The three brightest planets in this month's night sky are lining up for a remarkable sunset conjunction at the end of May.
On May 26, 2013, in a triple conjunction, Venus, Jupiter and Mercury will form a tight triangle only three degrees wide.
A triple conjunction is an astronomical event, where two planets or a planet and a star meet each other three times in a short period either in opposition or at the time of inferior conjunction, if an inferior planet is involved. The visible movement of the planet or the planets in the sky is therefore normally prograde at the first conjunction, retrograde at the second conjunction and again prograde at the third conjunction.
Triple conjunctions of planets are fairly rare. The last time it occurred was on May 9th, 2011, and it won’t happen again until October 2015.
This years conjunction is exceptional because it involves three brightest planets in the night sky, and will be visible even in urban areas with heavy light pollution.
The best time to look is about 30 to 60 minutes after sunset. The three planets will be hogging the horizon so a clear view of the western sky is essential. Let Venus be your guide, as it pops out of the twilight long before the others.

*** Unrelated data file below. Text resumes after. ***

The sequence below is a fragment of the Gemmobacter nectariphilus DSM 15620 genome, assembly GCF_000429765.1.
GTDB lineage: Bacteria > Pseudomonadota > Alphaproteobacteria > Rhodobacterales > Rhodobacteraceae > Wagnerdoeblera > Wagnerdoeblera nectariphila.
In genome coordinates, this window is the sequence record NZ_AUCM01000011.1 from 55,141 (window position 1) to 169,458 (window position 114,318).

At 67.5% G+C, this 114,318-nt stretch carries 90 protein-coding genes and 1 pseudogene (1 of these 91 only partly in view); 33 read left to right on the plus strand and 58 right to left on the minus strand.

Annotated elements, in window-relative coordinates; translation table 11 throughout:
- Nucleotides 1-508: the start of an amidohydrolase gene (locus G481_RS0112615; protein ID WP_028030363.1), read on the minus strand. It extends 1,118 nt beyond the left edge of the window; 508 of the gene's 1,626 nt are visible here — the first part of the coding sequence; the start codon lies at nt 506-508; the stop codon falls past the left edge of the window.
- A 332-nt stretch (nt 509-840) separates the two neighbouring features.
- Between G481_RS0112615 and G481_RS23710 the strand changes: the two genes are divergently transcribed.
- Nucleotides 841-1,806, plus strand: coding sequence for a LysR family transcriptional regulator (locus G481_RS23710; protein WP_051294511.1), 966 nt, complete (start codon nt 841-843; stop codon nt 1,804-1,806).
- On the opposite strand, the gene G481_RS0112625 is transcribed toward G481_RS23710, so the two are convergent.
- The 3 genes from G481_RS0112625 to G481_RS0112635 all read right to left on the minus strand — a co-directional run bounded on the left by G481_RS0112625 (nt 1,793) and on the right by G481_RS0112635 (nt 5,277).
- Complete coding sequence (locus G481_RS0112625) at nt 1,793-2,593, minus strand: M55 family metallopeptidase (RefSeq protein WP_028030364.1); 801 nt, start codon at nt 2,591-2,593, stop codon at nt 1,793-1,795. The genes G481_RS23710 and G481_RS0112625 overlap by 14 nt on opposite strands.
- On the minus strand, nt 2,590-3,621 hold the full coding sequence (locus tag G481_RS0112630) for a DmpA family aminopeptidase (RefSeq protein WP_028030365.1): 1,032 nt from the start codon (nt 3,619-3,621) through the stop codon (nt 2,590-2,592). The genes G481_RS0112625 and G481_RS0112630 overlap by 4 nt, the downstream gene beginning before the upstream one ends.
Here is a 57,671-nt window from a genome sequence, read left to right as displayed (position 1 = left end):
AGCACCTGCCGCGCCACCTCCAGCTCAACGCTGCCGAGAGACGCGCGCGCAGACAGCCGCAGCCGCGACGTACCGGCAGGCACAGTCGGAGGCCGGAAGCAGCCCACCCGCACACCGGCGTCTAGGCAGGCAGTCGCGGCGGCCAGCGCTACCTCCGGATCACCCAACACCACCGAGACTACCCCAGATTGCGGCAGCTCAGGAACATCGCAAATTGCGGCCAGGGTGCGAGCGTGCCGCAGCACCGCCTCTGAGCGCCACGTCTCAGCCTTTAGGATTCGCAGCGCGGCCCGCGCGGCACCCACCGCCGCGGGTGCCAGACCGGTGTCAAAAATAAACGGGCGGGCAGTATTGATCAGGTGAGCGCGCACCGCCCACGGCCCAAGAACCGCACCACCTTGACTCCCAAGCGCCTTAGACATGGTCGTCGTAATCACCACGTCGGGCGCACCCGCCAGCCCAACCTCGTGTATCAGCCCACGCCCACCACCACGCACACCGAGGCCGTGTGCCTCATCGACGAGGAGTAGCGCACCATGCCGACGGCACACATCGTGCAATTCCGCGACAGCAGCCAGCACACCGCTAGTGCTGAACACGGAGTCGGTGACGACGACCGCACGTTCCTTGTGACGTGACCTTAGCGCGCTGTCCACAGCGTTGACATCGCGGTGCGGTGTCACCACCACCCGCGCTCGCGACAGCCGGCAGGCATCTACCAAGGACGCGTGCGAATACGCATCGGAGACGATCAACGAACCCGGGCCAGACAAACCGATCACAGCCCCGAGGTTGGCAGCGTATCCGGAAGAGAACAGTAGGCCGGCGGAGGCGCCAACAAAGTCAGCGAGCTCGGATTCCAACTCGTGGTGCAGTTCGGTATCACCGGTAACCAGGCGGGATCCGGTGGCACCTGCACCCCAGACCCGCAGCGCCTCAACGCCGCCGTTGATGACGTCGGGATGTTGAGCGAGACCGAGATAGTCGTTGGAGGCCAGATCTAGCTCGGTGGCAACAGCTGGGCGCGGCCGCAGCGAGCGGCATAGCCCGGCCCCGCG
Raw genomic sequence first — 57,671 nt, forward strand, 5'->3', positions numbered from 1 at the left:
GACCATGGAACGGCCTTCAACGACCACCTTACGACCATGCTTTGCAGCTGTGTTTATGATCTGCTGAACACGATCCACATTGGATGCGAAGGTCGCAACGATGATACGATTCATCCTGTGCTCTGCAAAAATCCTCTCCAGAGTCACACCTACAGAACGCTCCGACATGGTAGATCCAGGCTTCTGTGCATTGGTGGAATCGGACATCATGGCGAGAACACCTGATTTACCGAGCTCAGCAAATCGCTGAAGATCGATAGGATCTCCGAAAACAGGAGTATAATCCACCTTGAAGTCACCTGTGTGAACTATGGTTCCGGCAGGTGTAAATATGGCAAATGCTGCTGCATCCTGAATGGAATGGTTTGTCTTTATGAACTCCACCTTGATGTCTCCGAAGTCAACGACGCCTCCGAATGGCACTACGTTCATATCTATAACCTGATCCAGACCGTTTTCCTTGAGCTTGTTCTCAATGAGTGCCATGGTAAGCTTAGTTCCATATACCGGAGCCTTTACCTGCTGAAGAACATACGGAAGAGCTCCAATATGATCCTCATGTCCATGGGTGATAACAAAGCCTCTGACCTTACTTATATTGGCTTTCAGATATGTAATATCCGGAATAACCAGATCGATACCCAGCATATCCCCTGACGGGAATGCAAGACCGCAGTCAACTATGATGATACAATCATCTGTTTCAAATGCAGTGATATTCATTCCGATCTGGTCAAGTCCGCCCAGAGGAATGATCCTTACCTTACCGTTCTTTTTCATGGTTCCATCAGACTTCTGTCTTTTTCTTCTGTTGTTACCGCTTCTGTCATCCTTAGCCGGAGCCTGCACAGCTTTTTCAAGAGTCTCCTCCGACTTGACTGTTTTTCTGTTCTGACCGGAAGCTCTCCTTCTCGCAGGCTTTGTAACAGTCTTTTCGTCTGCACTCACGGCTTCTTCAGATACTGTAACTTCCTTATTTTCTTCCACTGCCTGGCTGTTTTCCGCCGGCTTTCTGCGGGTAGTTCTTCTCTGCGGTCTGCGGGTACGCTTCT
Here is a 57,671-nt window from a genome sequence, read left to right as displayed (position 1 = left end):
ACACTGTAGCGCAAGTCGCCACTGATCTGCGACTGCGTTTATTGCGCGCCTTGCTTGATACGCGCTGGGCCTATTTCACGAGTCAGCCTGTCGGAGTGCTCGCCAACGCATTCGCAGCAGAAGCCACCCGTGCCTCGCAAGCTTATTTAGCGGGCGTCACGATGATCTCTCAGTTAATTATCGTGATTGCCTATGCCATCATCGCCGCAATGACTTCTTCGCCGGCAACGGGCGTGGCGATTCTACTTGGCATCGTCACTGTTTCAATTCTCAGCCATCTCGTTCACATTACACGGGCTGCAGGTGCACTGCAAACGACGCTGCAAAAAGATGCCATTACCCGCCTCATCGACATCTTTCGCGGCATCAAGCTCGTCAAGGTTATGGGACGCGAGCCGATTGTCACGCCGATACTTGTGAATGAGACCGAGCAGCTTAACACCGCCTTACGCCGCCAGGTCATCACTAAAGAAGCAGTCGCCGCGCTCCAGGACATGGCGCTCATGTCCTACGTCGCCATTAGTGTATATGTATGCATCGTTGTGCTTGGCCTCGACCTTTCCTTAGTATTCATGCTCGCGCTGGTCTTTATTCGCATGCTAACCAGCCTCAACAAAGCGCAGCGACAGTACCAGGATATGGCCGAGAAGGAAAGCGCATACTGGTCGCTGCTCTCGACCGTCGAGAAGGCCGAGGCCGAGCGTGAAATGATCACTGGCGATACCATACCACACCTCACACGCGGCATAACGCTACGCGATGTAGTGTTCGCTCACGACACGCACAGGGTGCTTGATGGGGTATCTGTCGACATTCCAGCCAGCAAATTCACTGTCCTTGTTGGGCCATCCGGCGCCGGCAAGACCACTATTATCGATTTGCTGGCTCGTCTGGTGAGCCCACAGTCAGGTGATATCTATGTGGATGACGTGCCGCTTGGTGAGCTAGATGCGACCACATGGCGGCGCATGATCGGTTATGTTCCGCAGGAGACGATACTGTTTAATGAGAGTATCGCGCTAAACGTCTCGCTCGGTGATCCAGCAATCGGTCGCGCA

When you locate Venus, look in that direction using binoculars, eventually the triangle will become visible to the naked eye.
Three bright planets will highlight the northwestern sky this week and early next. Mercury is shown in pink and Jupiter in yellow. Time is 30 minutes after sunset facing northwest. (Credit: Stellarium/Universe Today)
Triple conjunction on May 26, 2013 (Credit: Solar System Scope)
The show has already started:
On May 23rd, Jupiter and Venus converge to less than 5 degrees apart, near enough for simultaneous binocular viewing;
On May 24th, Mercury passes Venus less than 2 degrees away, shaping the triangle that reaches maximum compactness two nights later on May 26th.
The triangle will begin to scatter on May 27th, but even then the show will not be over. On May 28th, Venus passes Jupiter at a distance of 1 degree, forming a magnificent pair.
From start to end, the three naked-eye planets will be close enough to fit inside the field of typical binoculars from May 23rd until early June. May 26th is just the best among many promising nights..
Featured image: A celestial conjunction viewed on 3 December 2009: the moon, Venus and Jupiter, captured at the ESO's VLT observatory at Paranal, Chile. (Credit: European Southern Observatory)
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